Consumer confidence bounces back

The latest Westpac-MI consumer sentiment index for December has risen 3.6 per cent to 103.3.

This is a rebound, 5 per cent above the average for the September quarter when consumer spending slumped.

“This result is supportive of the view that consumer confidence may have bottomed out during that September quarter,” Westpac chief economist Bill Evans said.

He put it down to less concern about the prospect of interest rate rises.

“During that September quarter households were spooked by media and many commentators saying that interest rates were likely to start rising in the new year. That effect has now calmed down significantly.”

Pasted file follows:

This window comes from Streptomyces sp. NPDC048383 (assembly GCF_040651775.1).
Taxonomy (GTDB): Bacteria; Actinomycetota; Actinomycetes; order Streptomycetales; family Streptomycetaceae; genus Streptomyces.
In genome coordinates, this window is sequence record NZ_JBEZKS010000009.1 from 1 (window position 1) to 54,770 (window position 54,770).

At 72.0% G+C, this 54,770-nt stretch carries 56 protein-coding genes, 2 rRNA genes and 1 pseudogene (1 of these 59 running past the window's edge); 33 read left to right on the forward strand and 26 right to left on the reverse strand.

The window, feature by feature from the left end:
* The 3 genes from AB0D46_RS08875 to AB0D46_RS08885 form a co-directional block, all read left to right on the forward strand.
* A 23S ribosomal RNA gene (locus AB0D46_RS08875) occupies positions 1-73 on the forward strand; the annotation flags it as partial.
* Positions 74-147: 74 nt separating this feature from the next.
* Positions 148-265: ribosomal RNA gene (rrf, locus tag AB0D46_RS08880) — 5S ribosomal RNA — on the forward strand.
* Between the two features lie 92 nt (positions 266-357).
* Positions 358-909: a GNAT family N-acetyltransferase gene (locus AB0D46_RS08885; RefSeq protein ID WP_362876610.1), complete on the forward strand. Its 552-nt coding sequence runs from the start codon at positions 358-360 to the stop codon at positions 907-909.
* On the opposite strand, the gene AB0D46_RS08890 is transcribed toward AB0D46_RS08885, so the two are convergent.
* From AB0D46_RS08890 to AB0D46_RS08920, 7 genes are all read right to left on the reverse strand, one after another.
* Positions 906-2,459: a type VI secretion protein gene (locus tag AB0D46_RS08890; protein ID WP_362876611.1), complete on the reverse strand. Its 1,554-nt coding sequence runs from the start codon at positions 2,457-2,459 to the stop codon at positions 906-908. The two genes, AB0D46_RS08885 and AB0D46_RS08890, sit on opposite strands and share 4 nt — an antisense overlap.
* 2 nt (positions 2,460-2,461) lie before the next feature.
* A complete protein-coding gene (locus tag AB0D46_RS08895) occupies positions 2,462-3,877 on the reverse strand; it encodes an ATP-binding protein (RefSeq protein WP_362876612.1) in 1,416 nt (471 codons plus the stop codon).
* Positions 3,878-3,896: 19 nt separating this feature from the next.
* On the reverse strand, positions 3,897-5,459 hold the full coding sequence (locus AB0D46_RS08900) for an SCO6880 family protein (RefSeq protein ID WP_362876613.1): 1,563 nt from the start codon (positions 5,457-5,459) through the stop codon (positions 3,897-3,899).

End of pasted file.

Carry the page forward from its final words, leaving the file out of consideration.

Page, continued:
He said coverage of the government bringing in tax cuts would have also lifted the numbers.

“With the labour market remaining strong respondents are generally more confident about the domestic economy and there is likely to have been a ‘feelgood effect’ from the passing of marriage equality legislation,” Mr Evans said.

“Media coverage of tax cuts in the US combined with easing tensions in North Korea, may also be supporting an improved outlook for international conditions.”

 

 

 

 



Business First is a peer-to-peer magazine: written by CEOs and other high level executives, with interviews with some of the country’s best leaders.


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